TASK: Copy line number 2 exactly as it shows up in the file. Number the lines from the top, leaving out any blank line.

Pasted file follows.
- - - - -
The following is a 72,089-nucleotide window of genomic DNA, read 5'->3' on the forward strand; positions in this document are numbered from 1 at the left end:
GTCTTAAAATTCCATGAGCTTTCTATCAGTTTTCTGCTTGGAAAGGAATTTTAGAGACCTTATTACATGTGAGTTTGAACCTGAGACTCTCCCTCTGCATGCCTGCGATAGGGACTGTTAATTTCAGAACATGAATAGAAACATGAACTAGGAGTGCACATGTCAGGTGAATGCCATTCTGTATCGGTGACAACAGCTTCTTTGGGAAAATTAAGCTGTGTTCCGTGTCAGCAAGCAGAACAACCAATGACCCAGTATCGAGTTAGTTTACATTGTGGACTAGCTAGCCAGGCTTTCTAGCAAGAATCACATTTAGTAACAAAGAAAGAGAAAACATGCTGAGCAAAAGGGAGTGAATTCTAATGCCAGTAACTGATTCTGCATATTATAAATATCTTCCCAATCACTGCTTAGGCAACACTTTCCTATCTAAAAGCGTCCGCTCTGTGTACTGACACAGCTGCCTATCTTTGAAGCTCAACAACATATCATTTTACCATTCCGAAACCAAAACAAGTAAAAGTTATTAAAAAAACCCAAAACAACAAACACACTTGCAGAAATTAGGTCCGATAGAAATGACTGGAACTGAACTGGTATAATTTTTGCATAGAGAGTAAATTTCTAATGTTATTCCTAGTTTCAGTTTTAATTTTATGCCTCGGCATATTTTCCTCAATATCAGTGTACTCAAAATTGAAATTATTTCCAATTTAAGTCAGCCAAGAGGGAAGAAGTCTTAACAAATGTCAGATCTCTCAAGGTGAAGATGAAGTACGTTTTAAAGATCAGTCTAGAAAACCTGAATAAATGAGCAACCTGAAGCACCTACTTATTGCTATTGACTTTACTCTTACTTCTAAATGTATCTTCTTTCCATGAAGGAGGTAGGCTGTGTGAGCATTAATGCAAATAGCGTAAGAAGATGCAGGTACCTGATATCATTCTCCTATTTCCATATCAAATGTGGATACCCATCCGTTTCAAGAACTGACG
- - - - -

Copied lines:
GTCTTAAAATTCCATGAGCTTTCTATCAGTTTTCTGCTTGGAAAGGAATTTTAGAGACCTTATTACATGTGAGTTTGAACCTGAGACTCTCCCTCTGCATGCCTGCGATAGGGACTGTTAATTTCAGAACATGAATAGAAACATGAACTAGGAGTGCACATGTCAGGTGAATGCCATTCTGTATCGGTGACAACAGCTTCTTTGGGAAAATTAAGCTGTGTTCCGTGTCAGCAAGCAGAACAACCAATGACCCAGTATCGAGTTAGTTTACATTGTGGACTAGCTAGCCAGGCTTTCTAGCAAGAATCACATTTAGTAACAAAGAAAGAGAAAACATGCTGAGCAAAAGGGAGTGAATTCTAATGCCAGTAACTGATTCTGCATATTATAAATATCTTCCCAATCACTGCTTAGGCAACACTTTCCTATCTAAAAGCGTCCGCTCTGTGTACTGACACAGCTGCCTATCTTTGAAGCTCAACAACATATCATTTTACCATTCCGAAACCAAAACAAGTAAAAGTTATTAAAAAAACCCAAAACAACAAACACACTTGCAGAAATTAGGTCCGATAGAAATGACTGGAACTGAACTGGTATAATTTTTGCATAGAGAGTAAATTTCTAATGTTATTCCTAGTTTCAGTTTTAATTTTATGCCTCGGCATATTTTCCTCAATATCAGTGTACTCAAAATTGAAATTATTTCCAATTTAAGTCAGCCAAGAGGGAAGAAGTCTTAACAAATGTCAGATCTCTCAAGGTGAAGATGAAGTACGTTTTAAAGATCAGTCTAGAAAACCTGAATAAATGAGCAACCTGAAGCACCTACTTATTGCTATTGACTTTACTCTTACTTCTAAATGTATCTTCTTTCCATGAAGGAGGTAGGCTGTGTGAGCATTAATGCAAATAGCGTAAGAAGATGCAGGTACCTGATATCATTCTCCTATTTCCATATCAAATGTGGATACCCATCCGTTTCAAGAACTGACG